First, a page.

I suggest going into the story blind and letting it tell its own story, but this paragraph will sum up the gist if you like. The game takes place on the bodies of two gigantic monstrosities that battled and fought viciously ages ago. Now, the few remaining human factions (or "Mons") live their lives in fear of mechanized beings known as the Mechon. It's clear this world contains many secrets from past civilizations, as much of the environment is dotted with structures of unknown origin or use. A year before the game's true beginning, a man named Dunbar wields a sword named the "Monado," apparently the only weapon that can effectively destroy the Mechon. He fights off the Mechon force, but at a great cost to his body. A year later, the story follows the study of a boy named Shulk, who tries to unlock the secrets of not only the Monado, but the surrounding structures that the Mons depend on for survival. (That's about the first hour or so.)
The story clips by. Exposition is pretty reasonable considering the depth of the material, and if it's communicated at all it's usually shown through explosive, short and engaging cutscenes. Much of the game's world is left to environmental communication and player-initiated conversation. This makes for a very on-demand experience that feels fresh in this generation's reliance on linear funnelling and awkward sit-there-and-I'll-talk-to-you exposition.
And this feeds into how the entire game flows, because the entire game is on-demand. There are two principles to the game's general structure: one, everything is beneficial, and two, only the main story is mandatory. The non-story material, however, is vast. I cannot begin to communicate how much side-quest stuff there is in this game. You can get all of it in gigantic heaps and solve it all at the same time if you like. And again, everything is beneficial in some way.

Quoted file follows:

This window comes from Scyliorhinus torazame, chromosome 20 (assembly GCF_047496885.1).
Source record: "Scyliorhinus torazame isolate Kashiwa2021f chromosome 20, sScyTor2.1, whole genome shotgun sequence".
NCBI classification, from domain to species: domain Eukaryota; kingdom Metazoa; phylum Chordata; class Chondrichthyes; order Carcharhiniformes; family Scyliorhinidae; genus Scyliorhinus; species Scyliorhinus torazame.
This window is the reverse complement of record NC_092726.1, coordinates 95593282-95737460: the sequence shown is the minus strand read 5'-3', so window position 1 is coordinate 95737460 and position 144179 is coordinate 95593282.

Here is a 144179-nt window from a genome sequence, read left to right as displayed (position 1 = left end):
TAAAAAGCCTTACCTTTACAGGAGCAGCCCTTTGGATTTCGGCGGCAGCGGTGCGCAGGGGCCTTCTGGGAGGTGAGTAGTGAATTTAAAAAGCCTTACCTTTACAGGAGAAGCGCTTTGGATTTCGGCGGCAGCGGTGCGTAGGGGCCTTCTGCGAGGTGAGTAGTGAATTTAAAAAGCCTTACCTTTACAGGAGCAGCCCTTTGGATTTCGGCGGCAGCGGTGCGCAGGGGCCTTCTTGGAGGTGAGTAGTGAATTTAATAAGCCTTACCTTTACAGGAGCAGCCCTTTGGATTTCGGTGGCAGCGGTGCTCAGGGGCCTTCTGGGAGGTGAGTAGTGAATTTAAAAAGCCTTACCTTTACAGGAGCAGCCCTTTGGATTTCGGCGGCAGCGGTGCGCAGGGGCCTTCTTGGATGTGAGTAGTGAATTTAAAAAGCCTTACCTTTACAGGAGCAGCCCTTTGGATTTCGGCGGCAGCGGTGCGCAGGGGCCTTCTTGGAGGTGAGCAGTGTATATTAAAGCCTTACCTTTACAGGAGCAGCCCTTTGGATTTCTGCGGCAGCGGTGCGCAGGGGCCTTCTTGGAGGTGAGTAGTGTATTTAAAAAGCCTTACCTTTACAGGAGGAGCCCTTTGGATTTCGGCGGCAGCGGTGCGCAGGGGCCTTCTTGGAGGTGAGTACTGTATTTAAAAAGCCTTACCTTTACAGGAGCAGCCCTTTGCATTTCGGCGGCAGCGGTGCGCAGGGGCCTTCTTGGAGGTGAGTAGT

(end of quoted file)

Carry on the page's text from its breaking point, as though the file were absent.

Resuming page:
It's crazy how much this game has been game-ified. You get EXP for almost everything. Found a new landmark? EXP. Had a conversation between units? EXP. Backtracking? You'll probably get genuinely useful items. Had some cool story-related cutscene occur? EXP. Probably. If not more. Finish a quest? Tons of stuff, with EXP, gold, and items.
And then the quests themselves. They run the full scale in what they demand, but they're usually bite sized and force you to go to places you would want to explore anyway. And the best part is that, unless there's a good reason for it, the quests are automatically managed for you on the fly. You got the conditions met? EXP and gold immediately, even in the middle of battle. If you're almost there, a reminder pops up telling you how far away you are from getting the conditions. And if it's something you're supposed to find or track down, usually it shows a notification on your map so you know where to look. It's streamlined, smooth, and utterly beautiful game design. Add to this the "everything is beneficial" mantra, and the result is so addictive and delightful I had trouble tearing myself away to write these impressions, as much as I wanted to. It's like it has beaten MMORPG's at their own game.